Vermicompost 101 — Worm Life Cycle

A great writeup for anyone interested in vermiculture!

Low Technology Institute

lossy-page1-388px-lumbricus_semifasciatus_-_-_print_-_iconographia_zoologica_-_special_collections_university_of_amsterdam_-_ubainv0274_103_03_0003-tif Early drawing of Eisenia fetida (source).

Many of us dissected worms in biology class and most have used them for fishing bait, but few know much about the lives of Eisenia fetida. Called “red wrigglers” by composters or “panfish” or “trout worms” by others, they belong to the Lumbricidae family of earthworms and are the only worms you should consider using in a compost bin. I did try this once with other types of worms, but it failed and we came home to find escaped worms all over the floor.


800px-eisenia_fetida_2b_cocon Red Wriggler and cocoon (source).

Worms are hermaphroditic, that is, they are both male and female, however, they do require a partner for reproduction. Adult worms line up their clitella (the light-colored band near their front third; some call these worms “banded” worms because of this ring) with their partner’s genital openings and exchange…

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Beautiful things in life need to be cherished

The past two weeks (or three? or four? I kinda lost count by now) have been quite challenging. I haven't done any gardening at all. I can't say that my life is back to normal now, either, but I missed blogging, so here I am, stealing away a few minutes to write this post. As …

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Balcony garden update: plants, squirrels and a bad batch of vermicompost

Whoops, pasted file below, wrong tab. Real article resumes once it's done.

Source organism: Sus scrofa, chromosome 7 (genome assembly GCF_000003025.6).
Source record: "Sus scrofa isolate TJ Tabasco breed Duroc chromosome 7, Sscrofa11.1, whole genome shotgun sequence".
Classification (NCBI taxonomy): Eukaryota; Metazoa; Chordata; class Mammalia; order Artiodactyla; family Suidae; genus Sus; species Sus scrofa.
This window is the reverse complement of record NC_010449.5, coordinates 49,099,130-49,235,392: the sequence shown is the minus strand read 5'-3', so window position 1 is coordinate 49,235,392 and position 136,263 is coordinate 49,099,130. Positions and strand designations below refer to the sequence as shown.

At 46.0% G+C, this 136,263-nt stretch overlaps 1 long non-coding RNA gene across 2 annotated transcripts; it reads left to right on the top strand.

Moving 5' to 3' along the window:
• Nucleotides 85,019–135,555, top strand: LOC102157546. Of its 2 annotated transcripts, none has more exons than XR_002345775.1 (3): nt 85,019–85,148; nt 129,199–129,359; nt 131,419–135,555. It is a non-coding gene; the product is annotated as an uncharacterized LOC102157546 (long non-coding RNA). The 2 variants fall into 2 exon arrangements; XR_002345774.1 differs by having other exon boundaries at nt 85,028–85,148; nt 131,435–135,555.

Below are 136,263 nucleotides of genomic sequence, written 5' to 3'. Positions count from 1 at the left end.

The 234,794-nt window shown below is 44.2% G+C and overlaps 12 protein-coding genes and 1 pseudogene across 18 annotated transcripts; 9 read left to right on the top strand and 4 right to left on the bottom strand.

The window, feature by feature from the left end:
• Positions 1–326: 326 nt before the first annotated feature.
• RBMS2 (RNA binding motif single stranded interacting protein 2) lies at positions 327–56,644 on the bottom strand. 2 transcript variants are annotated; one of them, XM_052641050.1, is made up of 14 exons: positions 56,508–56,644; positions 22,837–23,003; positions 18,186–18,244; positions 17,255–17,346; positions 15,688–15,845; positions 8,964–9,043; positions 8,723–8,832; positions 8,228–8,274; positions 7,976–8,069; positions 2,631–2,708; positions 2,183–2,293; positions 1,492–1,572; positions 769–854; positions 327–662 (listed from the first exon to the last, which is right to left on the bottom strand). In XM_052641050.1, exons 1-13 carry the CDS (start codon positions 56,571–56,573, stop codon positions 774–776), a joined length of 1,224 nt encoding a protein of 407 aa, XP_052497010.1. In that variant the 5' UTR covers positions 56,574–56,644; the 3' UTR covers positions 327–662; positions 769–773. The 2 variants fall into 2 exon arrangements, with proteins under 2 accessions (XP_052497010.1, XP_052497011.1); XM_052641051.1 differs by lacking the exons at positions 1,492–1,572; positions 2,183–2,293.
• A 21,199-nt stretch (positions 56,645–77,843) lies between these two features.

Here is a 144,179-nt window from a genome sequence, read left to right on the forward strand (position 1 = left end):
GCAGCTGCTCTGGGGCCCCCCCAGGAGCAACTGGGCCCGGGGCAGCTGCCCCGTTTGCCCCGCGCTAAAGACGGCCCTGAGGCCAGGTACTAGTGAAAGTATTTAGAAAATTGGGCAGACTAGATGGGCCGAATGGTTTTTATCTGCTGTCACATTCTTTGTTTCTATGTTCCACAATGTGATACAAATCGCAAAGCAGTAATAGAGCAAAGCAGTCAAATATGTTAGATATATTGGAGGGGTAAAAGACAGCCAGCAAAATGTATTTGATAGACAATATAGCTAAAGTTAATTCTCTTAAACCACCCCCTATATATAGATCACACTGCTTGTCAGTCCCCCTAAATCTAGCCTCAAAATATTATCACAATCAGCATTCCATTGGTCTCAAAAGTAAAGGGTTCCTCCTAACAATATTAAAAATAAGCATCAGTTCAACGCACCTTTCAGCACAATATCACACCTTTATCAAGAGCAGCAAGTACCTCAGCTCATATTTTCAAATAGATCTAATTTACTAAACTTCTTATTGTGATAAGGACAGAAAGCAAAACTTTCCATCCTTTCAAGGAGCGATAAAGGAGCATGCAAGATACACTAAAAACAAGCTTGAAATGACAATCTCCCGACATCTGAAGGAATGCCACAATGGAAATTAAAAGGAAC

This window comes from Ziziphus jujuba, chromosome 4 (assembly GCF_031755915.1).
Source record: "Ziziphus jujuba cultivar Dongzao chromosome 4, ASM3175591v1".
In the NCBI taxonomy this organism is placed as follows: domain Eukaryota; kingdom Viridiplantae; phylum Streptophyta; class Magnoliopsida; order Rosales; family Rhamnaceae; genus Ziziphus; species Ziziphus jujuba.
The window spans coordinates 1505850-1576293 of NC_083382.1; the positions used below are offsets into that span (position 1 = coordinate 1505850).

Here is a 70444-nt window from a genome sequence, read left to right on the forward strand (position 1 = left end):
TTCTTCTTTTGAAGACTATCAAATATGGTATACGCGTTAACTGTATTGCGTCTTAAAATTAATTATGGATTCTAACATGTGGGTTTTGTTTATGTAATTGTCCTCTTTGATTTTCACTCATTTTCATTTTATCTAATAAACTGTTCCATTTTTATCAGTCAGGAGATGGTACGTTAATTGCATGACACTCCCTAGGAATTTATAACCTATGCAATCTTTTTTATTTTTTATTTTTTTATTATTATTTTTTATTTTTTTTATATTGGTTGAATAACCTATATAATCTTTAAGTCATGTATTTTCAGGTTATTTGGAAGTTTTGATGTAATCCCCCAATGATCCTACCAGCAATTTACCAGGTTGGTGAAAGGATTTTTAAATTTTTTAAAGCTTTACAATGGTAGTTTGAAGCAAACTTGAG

As I've wrote in the previous post, the past few weeks have been intense, so even though the balcony garden is right there through the kitchen door, I barely spent any time in there. All I did was make sure my plants survive (by watering them and bribing the squirrels to keep them away) and dutifully …

Continue reading Balcony garden update: plants, squirrels and a bad batch of vermicompost

Community garden update: after a week of neglect

Now matter how much we strive to plan our lives ahead, every now and then everything still gets out of hand. For me, that was the last couple of weeks. Things just kept piling up, and as a result I have not stopped by my community garden plot in a week (or longer, I'm not …

Continue reading Community garden update: after a week of neglect

Quick, easy, and affordable worm farm

A simple and cheap method for anyone who has a backyard or a larger balcony garden!

The Red Chilli Head

Here are the Red Chilli Head Homestead, we have wanted to start a worm farm for two main reasons:

  • Decrease the scraps we were throwing in the bin
  • Have an affordable fertilizer and soil conditioning option to use on our veggies, herbs and gardens

There are plenty of worm farm kits you can purchase, but I wanted to challenge myself to creating a worm farm myself with items I already had laying around. This way I could complete this project as cheaply as possible!

Here is an outline of what I did. This worm farm has been going along for several months now, with no issues so far. I believe keeping it simple is key.

Step 1: Find a suitable location

I placed my worm farm on a covered shelf in the garden I have on the side of the house. This area only gets morning sun and I have…

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